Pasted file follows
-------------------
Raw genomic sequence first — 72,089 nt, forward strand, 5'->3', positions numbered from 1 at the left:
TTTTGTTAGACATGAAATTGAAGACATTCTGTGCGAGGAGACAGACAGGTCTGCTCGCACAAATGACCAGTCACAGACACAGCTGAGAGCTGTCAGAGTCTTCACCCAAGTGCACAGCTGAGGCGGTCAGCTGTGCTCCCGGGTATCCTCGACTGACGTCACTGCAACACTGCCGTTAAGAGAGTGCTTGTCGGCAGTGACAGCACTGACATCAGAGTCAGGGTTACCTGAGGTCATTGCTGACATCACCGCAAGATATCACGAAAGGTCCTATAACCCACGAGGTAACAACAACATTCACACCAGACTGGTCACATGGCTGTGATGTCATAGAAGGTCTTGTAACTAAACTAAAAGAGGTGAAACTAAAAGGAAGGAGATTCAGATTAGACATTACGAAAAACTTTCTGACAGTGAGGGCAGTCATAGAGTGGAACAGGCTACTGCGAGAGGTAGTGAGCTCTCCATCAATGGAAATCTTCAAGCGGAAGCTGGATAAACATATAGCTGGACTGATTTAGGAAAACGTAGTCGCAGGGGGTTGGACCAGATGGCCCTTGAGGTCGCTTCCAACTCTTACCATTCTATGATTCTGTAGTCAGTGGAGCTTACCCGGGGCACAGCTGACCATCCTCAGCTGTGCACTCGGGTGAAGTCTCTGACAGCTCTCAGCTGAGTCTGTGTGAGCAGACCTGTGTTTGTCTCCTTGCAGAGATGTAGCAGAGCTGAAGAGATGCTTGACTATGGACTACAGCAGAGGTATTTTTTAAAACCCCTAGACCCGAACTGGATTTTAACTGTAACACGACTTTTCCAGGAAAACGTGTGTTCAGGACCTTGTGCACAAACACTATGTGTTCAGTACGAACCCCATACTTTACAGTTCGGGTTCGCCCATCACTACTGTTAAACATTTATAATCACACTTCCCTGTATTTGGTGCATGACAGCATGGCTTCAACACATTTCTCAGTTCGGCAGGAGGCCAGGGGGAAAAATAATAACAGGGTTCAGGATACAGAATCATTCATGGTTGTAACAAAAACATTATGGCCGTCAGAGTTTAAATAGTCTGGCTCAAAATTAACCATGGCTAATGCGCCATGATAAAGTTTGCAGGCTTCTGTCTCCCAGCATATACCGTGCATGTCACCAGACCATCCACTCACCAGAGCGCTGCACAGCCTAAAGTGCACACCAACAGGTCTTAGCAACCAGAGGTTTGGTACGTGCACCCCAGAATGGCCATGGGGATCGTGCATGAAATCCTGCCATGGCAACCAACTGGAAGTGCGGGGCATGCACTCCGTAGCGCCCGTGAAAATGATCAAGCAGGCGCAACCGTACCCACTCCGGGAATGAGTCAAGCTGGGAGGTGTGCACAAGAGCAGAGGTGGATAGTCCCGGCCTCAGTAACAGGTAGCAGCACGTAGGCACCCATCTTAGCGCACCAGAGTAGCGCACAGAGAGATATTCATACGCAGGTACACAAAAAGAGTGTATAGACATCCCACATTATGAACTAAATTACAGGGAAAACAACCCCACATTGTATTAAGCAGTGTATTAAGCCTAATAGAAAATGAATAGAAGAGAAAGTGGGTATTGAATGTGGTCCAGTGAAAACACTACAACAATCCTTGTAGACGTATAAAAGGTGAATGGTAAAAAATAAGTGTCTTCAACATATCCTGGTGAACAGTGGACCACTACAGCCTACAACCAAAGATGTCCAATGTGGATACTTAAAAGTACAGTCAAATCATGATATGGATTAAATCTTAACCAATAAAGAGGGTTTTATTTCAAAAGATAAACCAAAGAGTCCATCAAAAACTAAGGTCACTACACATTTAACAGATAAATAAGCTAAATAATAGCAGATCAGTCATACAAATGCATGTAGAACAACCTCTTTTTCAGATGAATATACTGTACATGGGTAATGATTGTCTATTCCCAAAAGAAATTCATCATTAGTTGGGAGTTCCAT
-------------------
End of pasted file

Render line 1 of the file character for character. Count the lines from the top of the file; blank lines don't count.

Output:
Raw genomic sequence first — 72,089 nt, forward strand, 5'->3', positions numbered from 1 at the left: